Early Intervention in Psychosis
If you’re coping with psychosis, you may see, hear or believe things that aren’t real, such as hallucinations. Our Early Intervention Team can provide specialist, personal care to help you through your recovery.
Psychosis is more common than you think. Research shows that people are most likely to experience psychosis for the first time in their late teens to early thirties, but it can happen for many different reasons.
This could be because of increased stress from a change in circumstances, or addiction to substances like drugs.
You may feel that something isn't right, but can't quite identify what the problem is. It may be that you feel suspicious or paranoid, experience loss of sleep or appetite, or find it difficult to concentrate.
Symptoms can be different from person to person, but there are common things to look out for, such as:
- Seeing, hearing or feeling sensations of things that aren’t there (hallucinations)
- Feeling as though an outside force or person is interfering with your thoughts or actions, known as ideas of reference
- Thinking that people are conspiring against you (paranoia), that you have special powers or skills, or that people on TV or the radio are talking to or about you (delusion)
- Having constant trouble putting thoughts in order or keeping track of usual tasks, also known as thought disorder
The symptoms of psychosis vary a lot between individuals and you might not experience all of the signs here.
People can recover fully from psychosis, so make sure you help as soon as you notice the signs.
Watch this video we created together with Epic Minds to learn more about psychosis, and hear of other people’s experiences:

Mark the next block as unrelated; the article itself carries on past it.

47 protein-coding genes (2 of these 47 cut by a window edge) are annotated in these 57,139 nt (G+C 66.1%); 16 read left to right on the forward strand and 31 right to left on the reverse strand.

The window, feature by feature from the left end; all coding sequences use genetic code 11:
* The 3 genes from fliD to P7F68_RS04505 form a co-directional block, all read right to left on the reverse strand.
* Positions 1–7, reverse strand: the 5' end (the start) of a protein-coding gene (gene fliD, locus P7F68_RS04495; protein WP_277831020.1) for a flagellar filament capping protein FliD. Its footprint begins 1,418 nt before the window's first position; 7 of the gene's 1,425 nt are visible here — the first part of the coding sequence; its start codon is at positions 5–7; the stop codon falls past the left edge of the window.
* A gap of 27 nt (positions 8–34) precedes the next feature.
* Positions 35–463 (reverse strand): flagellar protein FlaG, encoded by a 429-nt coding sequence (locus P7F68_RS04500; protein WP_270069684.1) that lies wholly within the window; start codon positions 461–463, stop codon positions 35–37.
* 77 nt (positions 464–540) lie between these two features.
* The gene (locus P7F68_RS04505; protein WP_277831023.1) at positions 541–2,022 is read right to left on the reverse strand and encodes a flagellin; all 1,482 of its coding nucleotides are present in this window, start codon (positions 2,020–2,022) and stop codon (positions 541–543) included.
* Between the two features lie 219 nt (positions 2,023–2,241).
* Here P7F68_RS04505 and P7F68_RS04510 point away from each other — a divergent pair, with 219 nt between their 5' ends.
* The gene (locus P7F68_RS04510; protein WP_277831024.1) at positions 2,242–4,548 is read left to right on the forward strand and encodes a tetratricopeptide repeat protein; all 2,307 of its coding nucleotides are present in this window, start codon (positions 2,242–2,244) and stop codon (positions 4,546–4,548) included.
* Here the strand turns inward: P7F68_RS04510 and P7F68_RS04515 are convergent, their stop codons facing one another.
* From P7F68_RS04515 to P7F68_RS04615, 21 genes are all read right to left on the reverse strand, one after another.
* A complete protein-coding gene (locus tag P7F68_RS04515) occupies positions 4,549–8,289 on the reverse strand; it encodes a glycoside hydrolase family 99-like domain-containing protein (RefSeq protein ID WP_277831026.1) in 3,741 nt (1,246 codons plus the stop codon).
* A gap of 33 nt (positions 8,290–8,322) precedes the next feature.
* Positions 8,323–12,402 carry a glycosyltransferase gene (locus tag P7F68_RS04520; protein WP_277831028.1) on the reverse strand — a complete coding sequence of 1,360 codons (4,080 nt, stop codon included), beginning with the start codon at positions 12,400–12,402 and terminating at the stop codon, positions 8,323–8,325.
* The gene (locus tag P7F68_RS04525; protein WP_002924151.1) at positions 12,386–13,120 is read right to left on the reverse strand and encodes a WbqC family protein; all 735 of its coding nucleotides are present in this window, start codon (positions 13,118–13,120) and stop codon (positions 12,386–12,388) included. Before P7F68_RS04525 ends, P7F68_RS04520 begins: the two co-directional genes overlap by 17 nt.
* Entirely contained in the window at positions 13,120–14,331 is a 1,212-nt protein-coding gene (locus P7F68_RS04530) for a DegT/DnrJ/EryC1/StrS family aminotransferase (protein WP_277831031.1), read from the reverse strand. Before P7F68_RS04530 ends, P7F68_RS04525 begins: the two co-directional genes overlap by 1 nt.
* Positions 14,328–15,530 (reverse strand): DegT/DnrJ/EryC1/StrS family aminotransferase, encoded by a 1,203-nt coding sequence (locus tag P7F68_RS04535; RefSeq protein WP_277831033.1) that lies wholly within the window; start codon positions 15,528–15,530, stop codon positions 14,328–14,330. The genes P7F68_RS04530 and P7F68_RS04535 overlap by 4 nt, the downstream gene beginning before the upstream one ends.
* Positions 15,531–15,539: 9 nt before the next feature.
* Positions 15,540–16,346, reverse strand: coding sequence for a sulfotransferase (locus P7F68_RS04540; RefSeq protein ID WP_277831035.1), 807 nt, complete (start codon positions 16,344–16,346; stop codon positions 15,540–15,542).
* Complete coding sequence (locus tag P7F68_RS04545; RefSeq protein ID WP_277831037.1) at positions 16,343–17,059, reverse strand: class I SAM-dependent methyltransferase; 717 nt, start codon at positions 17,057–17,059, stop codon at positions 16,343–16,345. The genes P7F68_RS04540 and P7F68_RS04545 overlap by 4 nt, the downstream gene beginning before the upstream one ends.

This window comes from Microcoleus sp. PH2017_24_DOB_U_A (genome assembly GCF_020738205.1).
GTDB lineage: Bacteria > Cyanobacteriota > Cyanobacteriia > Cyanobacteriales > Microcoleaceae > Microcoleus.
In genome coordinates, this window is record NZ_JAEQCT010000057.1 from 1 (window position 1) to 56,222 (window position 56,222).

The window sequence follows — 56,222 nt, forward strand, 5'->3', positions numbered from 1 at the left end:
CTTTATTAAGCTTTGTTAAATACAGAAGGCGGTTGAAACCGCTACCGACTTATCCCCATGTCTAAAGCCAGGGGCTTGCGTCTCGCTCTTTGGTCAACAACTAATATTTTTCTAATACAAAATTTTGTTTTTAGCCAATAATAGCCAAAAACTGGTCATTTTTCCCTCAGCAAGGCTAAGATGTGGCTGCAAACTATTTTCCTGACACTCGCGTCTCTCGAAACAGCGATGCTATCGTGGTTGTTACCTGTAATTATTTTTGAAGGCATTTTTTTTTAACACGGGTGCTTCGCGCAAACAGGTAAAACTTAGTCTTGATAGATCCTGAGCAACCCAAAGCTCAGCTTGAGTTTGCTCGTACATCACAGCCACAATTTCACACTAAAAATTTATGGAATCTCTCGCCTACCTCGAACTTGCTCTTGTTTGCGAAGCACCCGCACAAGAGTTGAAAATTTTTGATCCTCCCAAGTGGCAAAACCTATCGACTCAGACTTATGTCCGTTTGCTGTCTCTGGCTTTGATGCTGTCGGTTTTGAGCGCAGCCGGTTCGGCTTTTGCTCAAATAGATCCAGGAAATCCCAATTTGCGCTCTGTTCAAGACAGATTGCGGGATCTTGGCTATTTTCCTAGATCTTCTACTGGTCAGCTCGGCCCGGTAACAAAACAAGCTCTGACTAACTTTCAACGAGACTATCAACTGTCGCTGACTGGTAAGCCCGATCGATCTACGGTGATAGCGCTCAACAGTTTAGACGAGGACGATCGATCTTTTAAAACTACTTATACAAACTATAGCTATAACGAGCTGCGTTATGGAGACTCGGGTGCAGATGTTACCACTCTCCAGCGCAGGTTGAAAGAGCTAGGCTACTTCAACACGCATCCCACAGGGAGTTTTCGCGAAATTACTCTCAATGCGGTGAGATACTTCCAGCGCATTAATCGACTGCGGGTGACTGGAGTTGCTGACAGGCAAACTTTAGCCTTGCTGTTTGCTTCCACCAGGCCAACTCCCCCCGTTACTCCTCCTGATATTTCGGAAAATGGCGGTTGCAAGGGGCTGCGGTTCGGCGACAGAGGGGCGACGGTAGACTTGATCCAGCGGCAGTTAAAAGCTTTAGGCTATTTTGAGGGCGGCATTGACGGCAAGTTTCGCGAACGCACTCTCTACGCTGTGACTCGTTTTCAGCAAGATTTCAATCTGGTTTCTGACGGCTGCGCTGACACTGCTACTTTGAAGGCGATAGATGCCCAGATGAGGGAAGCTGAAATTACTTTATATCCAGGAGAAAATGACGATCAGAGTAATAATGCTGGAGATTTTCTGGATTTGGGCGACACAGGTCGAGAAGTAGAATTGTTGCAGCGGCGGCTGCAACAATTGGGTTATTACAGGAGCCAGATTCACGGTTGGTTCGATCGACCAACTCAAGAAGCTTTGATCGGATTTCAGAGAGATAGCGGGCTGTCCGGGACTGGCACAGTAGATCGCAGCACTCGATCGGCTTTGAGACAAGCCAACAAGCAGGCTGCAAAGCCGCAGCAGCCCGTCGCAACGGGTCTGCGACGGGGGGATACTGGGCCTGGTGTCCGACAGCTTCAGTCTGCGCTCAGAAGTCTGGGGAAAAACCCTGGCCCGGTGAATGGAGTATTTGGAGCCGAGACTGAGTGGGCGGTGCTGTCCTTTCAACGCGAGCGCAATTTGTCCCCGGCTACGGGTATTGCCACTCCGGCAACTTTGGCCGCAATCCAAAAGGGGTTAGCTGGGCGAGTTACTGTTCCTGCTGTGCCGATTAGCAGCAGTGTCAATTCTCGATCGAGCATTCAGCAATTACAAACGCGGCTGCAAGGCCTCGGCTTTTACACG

If you think you’re experiencing psychosis, we can help guide you through your recovery.
We offer support in a number of different ways, such as:
- Educating you, your friends and family about psychosis
- Creating care and advice plans to help you through a crisis
- Offering personal medication advice and support
- Supporting you in your education or employment
- Cognitive Behavioural Therapy for Psychosis (CBTp) with our Talking Treatment team, to help treat psychotic symptoms
If you’ve been referred to us, you’ll be seen within two weeks and provided with a personal care plan.
We’ll check in with you regularly for up to six months, and offer support with ongoing care for up to three years.
To access our service, you must be aged 14 to 65, and have been diagnosed with psychosis by a healthcare professional.
You can contact us directly or ask your local GP to refer you into our service. We’ll have an assessment booked within two weeks.
0300 365 0300
If you need more urgent help, you can contact our Crisis Resolution Home Treatment team.
0300 365 9999
You can contact us between the following times:
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The NHS WellMind app
Jonny Benjamin: Coping with Schizoaffective disorder
Eleanor Longden TED Talk: The voices in my head
Rethink Mental Illness